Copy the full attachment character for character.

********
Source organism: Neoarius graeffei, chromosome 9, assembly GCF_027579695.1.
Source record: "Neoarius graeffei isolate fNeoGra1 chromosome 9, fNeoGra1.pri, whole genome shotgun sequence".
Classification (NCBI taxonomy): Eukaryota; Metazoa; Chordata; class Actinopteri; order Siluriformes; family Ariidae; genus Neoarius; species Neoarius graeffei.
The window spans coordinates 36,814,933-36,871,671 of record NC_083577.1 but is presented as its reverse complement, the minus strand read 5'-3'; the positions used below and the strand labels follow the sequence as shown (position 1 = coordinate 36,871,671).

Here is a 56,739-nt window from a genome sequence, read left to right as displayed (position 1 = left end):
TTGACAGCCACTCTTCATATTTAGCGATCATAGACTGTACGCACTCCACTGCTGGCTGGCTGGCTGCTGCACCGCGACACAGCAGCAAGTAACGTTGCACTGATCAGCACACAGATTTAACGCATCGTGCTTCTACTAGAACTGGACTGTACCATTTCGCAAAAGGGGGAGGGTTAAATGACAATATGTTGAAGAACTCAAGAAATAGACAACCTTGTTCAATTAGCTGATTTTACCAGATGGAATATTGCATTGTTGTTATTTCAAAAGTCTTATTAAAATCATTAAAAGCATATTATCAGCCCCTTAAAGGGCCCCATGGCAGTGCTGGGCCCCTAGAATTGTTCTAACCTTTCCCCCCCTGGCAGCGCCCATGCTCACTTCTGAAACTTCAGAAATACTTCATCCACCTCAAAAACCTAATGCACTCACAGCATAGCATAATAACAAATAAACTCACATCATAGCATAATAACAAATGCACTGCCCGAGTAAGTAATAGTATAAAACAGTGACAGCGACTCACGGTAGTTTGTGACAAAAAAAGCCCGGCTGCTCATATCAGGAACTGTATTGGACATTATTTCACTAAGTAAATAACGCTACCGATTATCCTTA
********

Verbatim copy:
Source organism: Neoarius graeffei, chromosome 9, assembly GCF_027579695.1.
Source record: "Neoarius graeffei isolate fNeoGra1 chromosome 9, fNeoGra1.pri, whole genome shotgun sequence".
Classification (NCBI taxonomy): Eukaryota; Metazoa; Chordata; class Actinopteri; order Siluriformes; family Ariidae; genus Neoarius; species Neoarius graeffei.
The window spans coordinates 36,814,933-36,871,671 of record NC_083577.1 but is presented as its reverse complement, the minus strand read 5'-3'; the positions used below and the strand labels follow the sequence as shown (position 1 = coordinate 36,871,671).

Here is a 56,739-nt window from a genome sequence, read left to right as displayed (position 1 = left end):
TTGACAGCCACTCTTCATATTTAGCGATCATAGACTGTACGCACTCCACTGCTGGCTGGCTGGCTGCTGCACCGCGACACAGCAGCAAGTAACGTTGCACTGATCAGCACACAGATTTAACGCATCGTGCTTCTACTAGAACTGGACTGTACCATTTCGCAAAAGGGGGAGGGTTAAATGACAATATGTTGAAGAACTCAAGAAATAGACAACCTTGTTCAATTAGCTGATTTTACCAGATGGAATATTGCATTGTTGTTATTTCAAAAGTCTTATTAAAATCATTAAAAGCATATTATCAGCCCCTTAAAGGGCCCCATGGCAGTGCTGGGCCCCTAGAATTGTTCTAACCTTTCCCCCCCTGGCAGCGCCCATGCTCACTTCTGAAACTTCAGAAATACTTCATCCACCTCAAAAACCTAATGCACTCACAGCATAGCATAATAACAAATAAACTCACATCATAGCATAATAACAAATGCACTGCCCGAGTAAGTAATAGTATAAAACAGTGACAGCGACTCACGGTAGTTTGTGACAAAAAAAGCCCGGCTGCTCATATCAGGAACTGTATTGGACATTATTTCACTAAGTAAATAACGCTACCGATTATCCTTA